Visual Learning - Stroke Comparison Engine
We learn by touch, sound, sight. But experts say, mostly by sight. Our new Stroke Comparison Engine provides a great visual learning tool. You can compare the strokes and footwork of great players from different generations, men versus women, serve-and-volleyers versus baseline groundstrokers. “Watch and learn” with the new Stroke Comparison Engine.
Fundamentals of the Overhead
For some the overhead is one of the most erratic shots in both singles and doubles and one of the most difficult to consistently hit well time and time again. Unfortunately it is very easy for most of us to get very lazy on the overhead because when that lollypop of a ball is just floating our way, our eyes tend to get as big as soccer balls and all we want to do is hit the living daylights out of it. When this happens, typically all of our learned technique goes right out the window.
The "L" position
If this scenario sounds all too familiar, then you may want to pay particular attention. Today, using the
ACE System, I will show you the same fundamental biomechanical reference points the best players in the world use on their overheads. I will break these reference points down into three easy to learn steps consisting of the preparation, hitting zone (contact), and the ending of the overhead. So let's get started.
The first reference point for you to mimic is the "L" position achieved by the upper arm and forearm as you see illustrated above.
You will want to achieve this position at approximately the time the incoming lob or high ball reaches it's apex or highest point.
The Contact Zone
Many people simply miss overheads due to late preparation so this is a good visual cue for you to remember.
The second reference point to mimic that goes hand in hand with the "L" position is the racquet head pointing to the sky. This means one's wrist will be in a neutral position while waiting in preparation. Many people lose power because they cock their wrist while in preparation and have their racquet head pointing to the back fence. When this happens, they lose the use of the stretch shortening cycle and with that, much of their power. So make sure the racquet stays pointing up to the sky until you are ready to uncoil and begin the upswing to the ball.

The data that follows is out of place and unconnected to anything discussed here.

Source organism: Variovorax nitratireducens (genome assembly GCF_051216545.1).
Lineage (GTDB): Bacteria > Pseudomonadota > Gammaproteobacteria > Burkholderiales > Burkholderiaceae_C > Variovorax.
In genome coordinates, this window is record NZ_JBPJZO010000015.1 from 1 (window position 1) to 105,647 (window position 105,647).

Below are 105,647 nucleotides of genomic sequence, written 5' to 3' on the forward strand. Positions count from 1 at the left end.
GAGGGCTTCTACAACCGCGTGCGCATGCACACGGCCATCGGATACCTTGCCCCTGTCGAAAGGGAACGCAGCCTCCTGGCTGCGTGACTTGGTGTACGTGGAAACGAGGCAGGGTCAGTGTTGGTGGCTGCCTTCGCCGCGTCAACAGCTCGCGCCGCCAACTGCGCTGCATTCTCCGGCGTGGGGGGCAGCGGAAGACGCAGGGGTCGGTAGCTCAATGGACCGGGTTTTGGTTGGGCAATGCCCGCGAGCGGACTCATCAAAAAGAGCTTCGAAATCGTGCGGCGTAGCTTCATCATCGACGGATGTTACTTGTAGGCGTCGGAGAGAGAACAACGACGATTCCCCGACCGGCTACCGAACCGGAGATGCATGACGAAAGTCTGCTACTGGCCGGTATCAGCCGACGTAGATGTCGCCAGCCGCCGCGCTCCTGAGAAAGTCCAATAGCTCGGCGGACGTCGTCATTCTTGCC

The third reference point is simply to get sideways to the net and the left arm should point up to the ball with the left (or non dominant) arm. You have probably heard this one a million times but it can truly help you track the ball better.
The Arc Shape Ending
Hitting Zone (Contact)
Reach up as high as you can to make contact with the ball. This is the single most important reference point to mimic at contact. The right arm (right-handers) should be fully extended or straight at the time of contact and, if at all possible, contact should be made out in front of the body. However, this is not always possible when using the scissor kick on overheads but on many overheads out in front contact is possible. So, after you prepare, you should think to yourself uncoil and extend up to the ball. Make contact with the ball as high as you can possibly reach.